A few weeks ago I mentioned that I try not to talk about politics much because:
1). I'm not educated enough to articulate my views in an intellectual manner, only short sarcastic remarks.
2). I end up getting into shouting matches with the Tea Party folks.
But there is also a third reason why I try not to talk about politics much: too often politics prevail over grace.
In politics it's not enough to simply explain why your viewpoint and your agenda and your policies are better than the other guy; you have to drag your opponents through the proverbial mud. You have to paint your opponent as not just naive or misguided, but a subscriber to the deadliest ideology since fascism. You have to make people believe a vote for your opponent means a vote to let the bad guys take away your civil rights and human dignity.
And unfortunately, I've seen way too many self-described Christians let their politics prevail over speaking words of love and grace. To them, Christianity is no longer about looking after the widows and orphans (James 1:27), but tearing apart liberals, gays, Muslims, etc.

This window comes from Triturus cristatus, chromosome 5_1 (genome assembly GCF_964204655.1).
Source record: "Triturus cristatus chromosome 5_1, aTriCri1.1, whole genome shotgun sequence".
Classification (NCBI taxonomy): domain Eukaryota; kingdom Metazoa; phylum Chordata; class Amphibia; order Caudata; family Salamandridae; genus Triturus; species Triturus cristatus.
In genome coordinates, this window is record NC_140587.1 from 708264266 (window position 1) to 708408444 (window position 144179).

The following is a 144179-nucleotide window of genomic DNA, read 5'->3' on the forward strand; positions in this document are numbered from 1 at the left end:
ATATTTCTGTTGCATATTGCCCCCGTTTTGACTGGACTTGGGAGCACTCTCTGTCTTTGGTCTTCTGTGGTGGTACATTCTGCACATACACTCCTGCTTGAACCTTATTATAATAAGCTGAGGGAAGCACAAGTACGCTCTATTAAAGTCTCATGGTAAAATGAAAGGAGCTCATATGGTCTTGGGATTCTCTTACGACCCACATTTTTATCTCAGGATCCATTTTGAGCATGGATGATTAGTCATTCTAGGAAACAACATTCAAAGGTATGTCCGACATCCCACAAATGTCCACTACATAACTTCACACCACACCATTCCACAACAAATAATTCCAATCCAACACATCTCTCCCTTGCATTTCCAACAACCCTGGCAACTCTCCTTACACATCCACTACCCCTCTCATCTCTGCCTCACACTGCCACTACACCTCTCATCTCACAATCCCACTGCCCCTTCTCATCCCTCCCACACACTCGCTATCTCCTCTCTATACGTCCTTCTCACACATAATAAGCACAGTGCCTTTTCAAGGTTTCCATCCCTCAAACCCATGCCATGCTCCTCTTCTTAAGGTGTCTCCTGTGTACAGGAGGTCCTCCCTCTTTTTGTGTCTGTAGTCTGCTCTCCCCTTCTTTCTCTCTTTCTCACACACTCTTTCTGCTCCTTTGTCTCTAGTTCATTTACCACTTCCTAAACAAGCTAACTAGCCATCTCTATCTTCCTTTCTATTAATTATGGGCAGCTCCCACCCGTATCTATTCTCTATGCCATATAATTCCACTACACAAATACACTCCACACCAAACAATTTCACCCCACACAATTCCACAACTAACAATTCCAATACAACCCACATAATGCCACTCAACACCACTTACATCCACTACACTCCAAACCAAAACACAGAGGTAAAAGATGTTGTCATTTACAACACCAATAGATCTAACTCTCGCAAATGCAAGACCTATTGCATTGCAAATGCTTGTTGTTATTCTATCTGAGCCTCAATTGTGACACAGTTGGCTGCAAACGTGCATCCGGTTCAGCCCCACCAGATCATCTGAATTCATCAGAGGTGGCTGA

For example, La Shawn Barber. I know I got into some trouble for talking about her before, so I don't want to say much (plus I'd be a total hypocrite if I tore her apart). But it does disturb me to see some one with such a heart for God use her words not to praise Him and build up others, but to tear apart liberals and anyone else she disagrees with.
Now don't get me wrong, there are times when we, as Christians, need to speak up against things that go against our values. And there are times when we need to gently correct one another. But the keyword here is gently. As the Bible says, "Preach the Word; be prepared in season and out of season; correct, rebuke and encourage—with great patience and careful instruction." (2 Timothy 4:2, emphasis mine) It's so sad that there's hardly any room for this left in politics.
And, yes, I am just as guilty as Barber. It's hard for me to say this, but I sometimes use my words to tear people apart instead of building them up. I've used my tongue to praise my point of view instead of God. I love being right, even when I'm wrong. And anyone who knows me knows this is an ongoing struggle.
So here's my question--is there a way to talk about politics in a loving, graceful manner? Can we forget our political affiliations long enough to act like Christians?
16 hours ago